Large metal arbor in no water zone

sammy zone 7 TulsaJuly 29, 2014

I want to decorate my empty area without vegetation. My rose collection is down to 102. That suits me, but I am not sure what to do with the large metal arbor that is very rusty and securely cemented in the ground.

It has four legs, and a rather attractive ornament at the top. If we remove the rust, and paint it, it will be ok, but I cannot figure out what to put in or around it.

The area inside the four legs is large enough for a whiskey barrel.

We are going to purchase some statues, and I could put a big dog or lion in it, but I am not sure how to possibly tie that in with any theme.

I cannot run electricity out there for lights, and do not know what to do with it. It was fine for roses or other plants, but we want this area to be water free.

Whenever I go online, I can find vendors, but no attractive ideas on how to incorporate it into any attractive themes.

In Oklahoma we do not want cactus themes or cowboy themes. We already have burros, and some Mexican artifacts. That would be a possibility.

Any ideas?


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catsrose(VA 6)

An arbor is a gateway, a passage between worlds, environments. Frequently, one environment is more intimate than the other, like between a street and a private yard, or between a large garden and a smaller one. More suggestions would depend on how big your space, the shape of the space, and where in the space the arbor is. Putting a lion in the middle of the arbor would look like the lion is guarding the gateway. Since he is facing only one direction, one wants to know what he is guarding. If he isn't guarding something worth seeing, it will just look junky.

Have you looked at Japanese gardens, especially sand gardens?

Post some photos and you'll get better ideas.

    Bookmark   July 29, 2014 at 6:42AM
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If you want small lights for the trellis, look for battery operated LED outdoor Christmas lights when winter holiday decorations appear in the stores. I use have used some in an area without power for the last several winters. They have a timer; you set it by turning the lights on at the time you want and they will continue turning on at that time and shutting off about 5 hours later each night. 3 D batteries last about 5 months.

I agree that photos will help. How large is the area and what is nearby? In general I would vote for having a garden of native plants that do fine in whatever natural rainfall you have, as in my experience, even in the desert southwest, at least some plants will grow unless you regularly bathe the area with herbicide or pave it. It's a lot easier to choose plants (and they don't need to be cactus) that are suited to the area than maintain an area with no vegetation. Check out High Country Gardens for plants that will grow in low water regimes. In addition to hardiness, they give water requirements of the plants in terms of annual precipitation ranges. Many of these plants will attract beneficial insects and hummingbirds to your garden.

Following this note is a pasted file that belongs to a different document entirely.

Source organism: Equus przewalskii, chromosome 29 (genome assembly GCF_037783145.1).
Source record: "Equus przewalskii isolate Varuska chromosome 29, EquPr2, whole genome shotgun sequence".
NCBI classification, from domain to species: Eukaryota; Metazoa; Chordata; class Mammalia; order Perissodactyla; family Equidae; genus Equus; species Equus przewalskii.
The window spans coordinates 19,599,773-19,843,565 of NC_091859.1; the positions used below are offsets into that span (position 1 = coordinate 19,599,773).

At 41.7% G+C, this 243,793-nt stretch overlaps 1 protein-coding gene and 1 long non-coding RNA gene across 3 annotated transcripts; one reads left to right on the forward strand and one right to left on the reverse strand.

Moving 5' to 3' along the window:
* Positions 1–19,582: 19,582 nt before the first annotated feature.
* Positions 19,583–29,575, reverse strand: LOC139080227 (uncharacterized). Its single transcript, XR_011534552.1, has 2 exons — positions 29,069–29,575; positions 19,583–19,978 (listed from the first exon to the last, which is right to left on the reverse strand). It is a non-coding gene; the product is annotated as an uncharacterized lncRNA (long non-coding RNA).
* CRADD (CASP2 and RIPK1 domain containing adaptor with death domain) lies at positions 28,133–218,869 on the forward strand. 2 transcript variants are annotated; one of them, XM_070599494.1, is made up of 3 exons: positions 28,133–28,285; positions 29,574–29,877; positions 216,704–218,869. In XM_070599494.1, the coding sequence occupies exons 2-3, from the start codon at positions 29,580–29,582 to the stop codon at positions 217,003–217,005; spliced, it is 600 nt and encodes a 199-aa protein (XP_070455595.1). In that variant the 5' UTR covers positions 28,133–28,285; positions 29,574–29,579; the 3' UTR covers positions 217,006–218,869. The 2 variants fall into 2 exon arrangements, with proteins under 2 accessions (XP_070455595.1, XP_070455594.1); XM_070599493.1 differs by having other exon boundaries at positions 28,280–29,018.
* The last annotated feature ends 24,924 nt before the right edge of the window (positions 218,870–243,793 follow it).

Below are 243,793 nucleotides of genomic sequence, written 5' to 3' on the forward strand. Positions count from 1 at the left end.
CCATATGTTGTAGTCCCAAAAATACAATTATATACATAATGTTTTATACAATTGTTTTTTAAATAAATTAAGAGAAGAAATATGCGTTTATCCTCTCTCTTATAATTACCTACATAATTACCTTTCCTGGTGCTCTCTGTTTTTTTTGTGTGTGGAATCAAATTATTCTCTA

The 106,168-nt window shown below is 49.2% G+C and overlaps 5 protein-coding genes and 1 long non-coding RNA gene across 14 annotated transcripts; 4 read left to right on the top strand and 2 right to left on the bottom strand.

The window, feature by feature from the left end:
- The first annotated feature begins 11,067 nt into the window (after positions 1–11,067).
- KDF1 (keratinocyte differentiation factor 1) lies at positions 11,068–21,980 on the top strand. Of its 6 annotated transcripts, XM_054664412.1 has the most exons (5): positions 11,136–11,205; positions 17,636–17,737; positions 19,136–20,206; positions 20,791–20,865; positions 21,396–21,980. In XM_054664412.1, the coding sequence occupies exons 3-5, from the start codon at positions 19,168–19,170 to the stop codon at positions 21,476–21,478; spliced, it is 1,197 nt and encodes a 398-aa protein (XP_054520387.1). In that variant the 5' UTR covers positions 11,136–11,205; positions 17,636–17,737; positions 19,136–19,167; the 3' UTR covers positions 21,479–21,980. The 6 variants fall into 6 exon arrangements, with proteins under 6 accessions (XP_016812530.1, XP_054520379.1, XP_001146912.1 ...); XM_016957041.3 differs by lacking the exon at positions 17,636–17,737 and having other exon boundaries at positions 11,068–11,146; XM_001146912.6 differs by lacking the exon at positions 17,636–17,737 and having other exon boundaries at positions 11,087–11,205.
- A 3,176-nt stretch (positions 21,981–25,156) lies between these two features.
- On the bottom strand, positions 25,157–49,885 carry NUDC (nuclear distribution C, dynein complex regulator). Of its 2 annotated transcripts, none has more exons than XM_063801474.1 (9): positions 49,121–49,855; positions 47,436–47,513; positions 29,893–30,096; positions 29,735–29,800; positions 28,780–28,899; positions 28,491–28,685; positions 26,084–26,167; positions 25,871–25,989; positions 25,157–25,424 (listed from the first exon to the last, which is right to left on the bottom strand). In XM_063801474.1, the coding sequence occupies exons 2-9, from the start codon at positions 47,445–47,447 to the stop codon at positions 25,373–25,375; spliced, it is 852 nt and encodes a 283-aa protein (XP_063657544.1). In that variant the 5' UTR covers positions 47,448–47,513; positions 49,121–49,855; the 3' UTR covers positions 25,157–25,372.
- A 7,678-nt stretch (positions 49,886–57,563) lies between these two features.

Here is a link that might be useful: High Country Gardens

    Bookmark   July 29, 2014 at 7:27AM
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Target has solar powered outdoor lights that should work for you if you want lights.

    Bookmark   July 29, 2014 at 9:14AM
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Kippy(SoCal zone 10. Sunset Zone 24)

I love solar lights! I have more sets than I should probably admit too and just looked at more yesterday. Only one set has died in the past 5 years the rest keep going (of the Christmas mini lights with a panel) They run for a bit after sunset and then shut off long before they are a bother.

I also have tons of the push in the ground type. At moms age, should there be some kind of emergency, I feel better knowing most of the night she can get out of the house and around most of the garden with out a flash light. (earthquake etc)

I would love to see pictures of your structure and hear what you like as a look. Formal, cottage, etc.

    Bookmark   July 29, 2014 at 10:44AM
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hoovb zone 9 sunset 23

OK does get a reasonable amount of rain? Some kind of native OK prairie planting would be lovely. An arch doesn't have to have any plants growing on it. It provides architectural interest, as the designers call it.

    Bookmark   July 29, 2014 at 10:48AM
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annesfbay(9b Sunset 15)

I love nhbabs and HoovB's idea of a native/drought tolerant garden back there. It may be something interesting to try out. I think that garden ornaments need some kind of garden to be placed in. The led lights and solar light are also a great idea. Good luck!


    Bookmark   July 29, 2014 at 11:12AM
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Maybe something like this: (amazon has it) The Dragon of Falkenberg Castle Moat Law. An area filled with statues would be neat.

How about a Chess board using white stone and black rubber mulch for the squares.

    Bookmark   July 29, 2014 at 1:40PM
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If the arbor is not a passageway, you could set a bench under it, as though the bench were set in a niche and clothe the metal with draped canvas or even voile to frame, shade and enclose the bench. But it would be best if you posted pictures to get the best ideas suitable for your specific site.


    Bookmark   July 30, 2014 at 12:27AM
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sammy zone 7 Tulsa

Last night I went out with my camera, and took some pictures.

I have been so discouraged over the poor quality of my roses this year that I have not taken care of my camera, and am far behind in any pictures.